The Jacob Blaustein Institute for the Advancement of Human Rights (JBI) of AJC partnered with the United Nations’ Holocaust Outreach Program to co-sponsor a screening and panel discussion of the film “Who Will Write Our History,” a documentary about the secret archive of first-hand accounts from the Warsaw Ghetto and the extraordinary people who created it, documenting the horrors of the Holocaust.

The event took place at UN headquarters in New York, and featured opening remarks by Felice Gaer, Director of JBI, followed by a panel discussion with the film’s director, Roberta Grossman, executive producer Nancy Spielberg, historian Professor Samuel Kassow, and Ms. Gaer. It was moderated by UN Outreach Division Director Maher Nasser.

Gaer called on the United Nations to continue promoting Holocaust remembrance and education and to apply the many lessons of the Holocaust to combat hate, antisemitism and other forms of human rights abuse. These are rising problems and they are human rights challenges that must be countered, Gaer explained. “The Holocaust was not an accident,” she reminded the audience, as “Choices were made. Similarly, today, choices must be made to address these growing problems effectively,” she warned. 

Gaer also paid tribute to the late former UN Secretary General Kofi Annan, remarking that he was the first Secretary General to even use the word Holocaust, and that he presided over the launch of the first seminar on combatting antisemitism, and the first Holocaust Remembrance Day and program. As the first Holocaust Memorial Day since Annan’s death last August, Gaer dedicated this screening of “Who Will Write Our History” as “an epitaph for Kofi.” She explained: “It took 50 years for those words to be spoken, but now this UN program is active throughout the world.”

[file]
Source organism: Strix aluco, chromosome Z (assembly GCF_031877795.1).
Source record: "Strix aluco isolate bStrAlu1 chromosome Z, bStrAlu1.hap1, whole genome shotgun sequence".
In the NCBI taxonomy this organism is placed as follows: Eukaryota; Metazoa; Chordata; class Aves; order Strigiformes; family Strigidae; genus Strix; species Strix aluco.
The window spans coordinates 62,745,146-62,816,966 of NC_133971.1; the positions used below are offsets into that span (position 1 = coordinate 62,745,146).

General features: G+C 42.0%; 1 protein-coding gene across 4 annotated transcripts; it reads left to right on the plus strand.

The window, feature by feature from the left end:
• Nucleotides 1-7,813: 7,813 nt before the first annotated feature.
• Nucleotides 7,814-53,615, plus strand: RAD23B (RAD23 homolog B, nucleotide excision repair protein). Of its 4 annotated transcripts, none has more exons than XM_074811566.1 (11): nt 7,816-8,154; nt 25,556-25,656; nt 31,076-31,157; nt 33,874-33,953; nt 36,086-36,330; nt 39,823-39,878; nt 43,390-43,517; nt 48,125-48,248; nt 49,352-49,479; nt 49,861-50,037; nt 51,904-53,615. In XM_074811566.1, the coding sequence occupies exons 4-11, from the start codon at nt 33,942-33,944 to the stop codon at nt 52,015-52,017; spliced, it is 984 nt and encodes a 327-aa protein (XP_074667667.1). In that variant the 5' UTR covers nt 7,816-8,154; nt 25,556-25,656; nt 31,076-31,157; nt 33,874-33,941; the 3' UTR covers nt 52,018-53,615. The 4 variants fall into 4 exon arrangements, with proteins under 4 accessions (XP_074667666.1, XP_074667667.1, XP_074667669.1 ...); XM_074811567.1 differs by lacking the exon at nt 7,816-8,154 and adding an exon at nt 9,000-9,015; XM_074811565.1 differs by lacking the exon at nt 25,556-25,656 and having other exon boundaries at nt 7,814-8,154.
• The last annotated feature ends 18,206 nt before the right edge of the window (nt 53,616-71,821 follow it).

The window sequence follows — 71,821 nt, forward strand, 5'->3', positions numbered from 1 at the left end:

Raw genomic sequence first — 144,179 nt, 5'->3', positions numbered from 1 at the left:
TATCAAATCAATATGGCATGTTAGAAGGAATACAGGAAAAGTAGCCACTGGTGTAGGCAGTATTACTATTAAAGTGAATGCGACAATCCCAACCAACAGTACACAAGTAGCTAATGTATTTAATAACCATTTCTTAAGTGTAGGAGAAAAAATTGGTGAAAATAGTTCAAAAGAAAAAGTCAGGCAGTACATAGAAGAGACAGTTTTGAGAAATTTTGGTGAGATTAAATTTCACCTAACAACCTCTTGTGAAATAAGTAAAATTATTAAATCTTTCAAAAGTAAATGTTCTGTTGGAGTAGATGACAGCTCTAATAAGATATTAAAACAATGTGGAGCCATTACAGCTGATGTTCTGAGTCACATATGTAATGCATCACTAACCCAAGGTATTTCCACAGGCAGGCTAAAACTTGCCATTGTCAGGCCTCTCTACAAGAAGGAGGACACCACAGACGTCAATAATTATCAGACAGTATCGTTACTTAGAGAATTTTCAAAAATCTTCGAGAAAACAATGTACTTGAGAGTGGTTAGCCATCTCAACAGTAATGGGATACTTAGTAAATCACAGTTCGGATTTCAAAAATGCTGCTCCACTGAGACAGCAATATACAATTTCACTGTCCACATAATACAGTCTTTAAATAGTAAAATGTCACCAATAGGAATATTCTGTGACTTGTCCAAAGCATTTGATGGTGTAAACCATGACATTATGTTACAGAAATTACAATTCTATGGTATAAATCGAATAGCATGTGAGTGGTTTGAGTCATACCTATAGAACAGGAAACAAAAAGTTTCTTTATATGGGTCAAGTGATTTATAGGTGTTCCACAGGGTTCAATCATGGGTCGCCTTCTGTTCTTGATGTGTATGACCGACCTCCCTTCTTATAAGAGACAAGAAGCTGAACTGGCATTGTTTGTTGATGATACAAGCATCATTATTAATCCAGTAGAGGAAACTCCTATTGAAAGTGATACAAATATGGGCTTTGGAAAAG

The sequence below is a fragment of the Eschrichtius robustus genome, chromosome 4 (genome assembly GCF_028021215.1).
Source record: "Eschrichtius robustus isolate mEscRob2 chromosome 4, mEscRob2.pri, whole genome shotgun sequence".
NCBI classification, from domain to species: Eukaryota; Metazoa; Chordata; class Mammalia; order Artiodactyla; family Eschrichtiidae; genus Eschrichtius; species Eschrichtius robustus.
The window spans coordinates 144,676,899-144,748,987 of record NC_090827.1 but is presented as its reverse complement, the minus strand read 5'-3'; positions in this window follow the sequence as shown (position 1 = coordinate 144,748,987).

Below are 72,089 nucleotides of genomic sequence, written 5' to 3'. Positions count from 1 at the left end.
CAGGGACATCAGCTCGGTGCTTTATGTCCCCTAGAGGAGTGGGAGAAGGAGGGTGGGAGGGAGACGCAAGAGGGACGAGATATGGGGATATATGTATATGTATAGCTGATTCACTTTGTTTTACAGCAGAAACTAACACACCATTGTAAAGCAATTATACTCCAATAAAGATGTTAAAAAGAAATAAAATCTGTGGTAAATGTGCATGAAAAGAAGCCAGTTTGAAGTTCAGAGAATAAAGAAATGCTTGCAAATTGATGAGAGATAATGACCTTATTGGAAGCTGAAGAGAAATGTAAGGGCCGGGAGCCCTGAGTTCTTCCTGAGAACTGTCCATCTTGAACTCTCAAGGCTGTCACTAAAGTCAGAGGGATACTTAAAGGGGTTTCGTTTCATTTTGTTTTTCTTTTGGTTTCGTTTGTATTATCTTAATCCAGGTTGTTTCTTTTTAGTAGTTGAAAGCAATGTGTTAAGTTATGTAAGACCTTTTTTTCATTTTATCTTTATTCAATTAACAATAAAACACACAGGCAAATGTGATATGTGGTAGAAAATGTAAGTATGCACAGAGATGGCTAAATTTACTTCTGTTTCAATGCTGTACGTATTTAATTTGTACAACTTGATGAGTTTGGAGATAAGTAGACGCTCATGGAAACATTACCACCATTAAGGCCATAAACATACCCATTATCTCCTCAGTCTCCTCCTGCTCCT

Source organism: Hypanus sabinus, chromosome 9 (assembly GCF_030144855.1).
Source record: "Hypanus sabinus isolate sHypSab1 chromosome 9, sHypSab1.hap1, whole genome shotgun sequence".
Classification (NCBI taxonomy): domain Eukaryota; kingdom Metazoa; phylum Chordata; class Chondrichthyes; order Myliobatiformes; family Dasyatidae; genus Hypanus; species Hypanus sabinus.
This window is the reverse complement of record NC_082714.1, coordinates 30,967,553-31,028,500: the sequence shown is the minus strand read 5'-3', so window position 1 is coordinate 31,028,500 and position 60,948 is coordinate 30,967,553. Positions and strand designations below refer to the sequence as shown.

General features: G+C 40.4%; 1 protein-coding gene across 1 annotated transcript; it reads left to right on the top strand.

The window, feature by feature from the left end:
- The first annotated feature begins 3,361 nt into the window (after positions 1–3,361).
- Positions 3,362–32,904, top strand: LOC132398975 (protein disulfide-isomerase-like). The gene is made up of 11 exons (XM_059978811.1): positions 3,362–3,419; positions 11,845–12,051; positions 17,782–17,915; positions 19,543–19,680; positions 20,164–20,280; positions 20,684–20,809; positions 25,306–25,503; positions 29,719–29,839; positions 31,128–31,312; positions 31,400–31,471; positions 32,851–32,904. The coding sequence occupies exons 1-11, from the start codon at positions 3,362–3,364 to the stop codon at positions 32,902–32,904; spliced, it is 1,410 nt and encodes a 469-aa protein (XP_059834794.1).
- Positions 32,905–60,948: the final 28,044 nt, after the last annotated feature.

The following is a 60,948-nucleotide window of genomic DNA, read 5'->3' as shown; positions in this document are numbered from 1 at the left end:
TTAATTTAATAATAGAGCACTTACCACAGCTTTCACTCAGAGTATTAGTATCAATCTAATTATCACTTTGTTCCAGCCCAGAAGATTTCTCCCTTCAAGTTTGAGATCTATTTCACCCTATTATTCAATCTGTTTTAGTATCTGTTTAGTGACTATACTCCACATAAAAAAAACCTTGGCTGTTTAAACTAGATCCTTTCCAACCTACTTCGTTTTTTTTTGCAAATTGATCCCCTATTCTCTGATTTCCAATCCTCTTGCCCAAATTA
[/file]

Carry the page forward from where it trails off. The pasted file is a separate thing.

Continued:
The screening marked the first time an AJC Institute has partnered with the Holocaust and United Nations Outreach Program on a special event during the UN’s annual week of Holocaust remembrance programming in commemoration of International Holocaust Remembrance Day (January 27). This year, as in previous years, more than 250 diplomats, advocates, and friends of AJC took part in the UN Holocaust Memorial Ceremony at UN headquarters marking January 27th, the anniversary of the liberation of Auschwitz concentration camp. Throughout its years of activism, JBI has especially encouraged diplomatic participation in the annual UN event; this year marked a record high.

“Who Will Write Our History” mixes first-hand and little-known footage with some re-enactments of material from the archive. Led by historian Emanuel Ringelblum and known as the Oyneg Shabes Archive, this courageous clandestine group of journalists, scholars, and community leaders preserved unique documentation of the history of Nazi rule over the Warsaw Ghetto and Jewish life within it. The film offers insights into the lives of Ringelblum and others who vowed to defeat Nazi lies and propaganda about Jews and the Ghetto not with guns or fists but with pen and paper. Executive Producer Nancy Spielberg explained that, to her, this archive is like discovering hundreds of Anne Frank’s diaries. The archive was buried during the war and only parts of it have been found to this day. What is known about the Warsaw Ghetto is largely due to the Ringelblum Archive.   

Founded in 1971, AJC’s Jacob Blaustein Institute for the Advancement of Human Rights aims to strengthen international human rights institutions and non-governmental advocacy in defense of human rights in order to prevent abuses and protect human rights worldwide.

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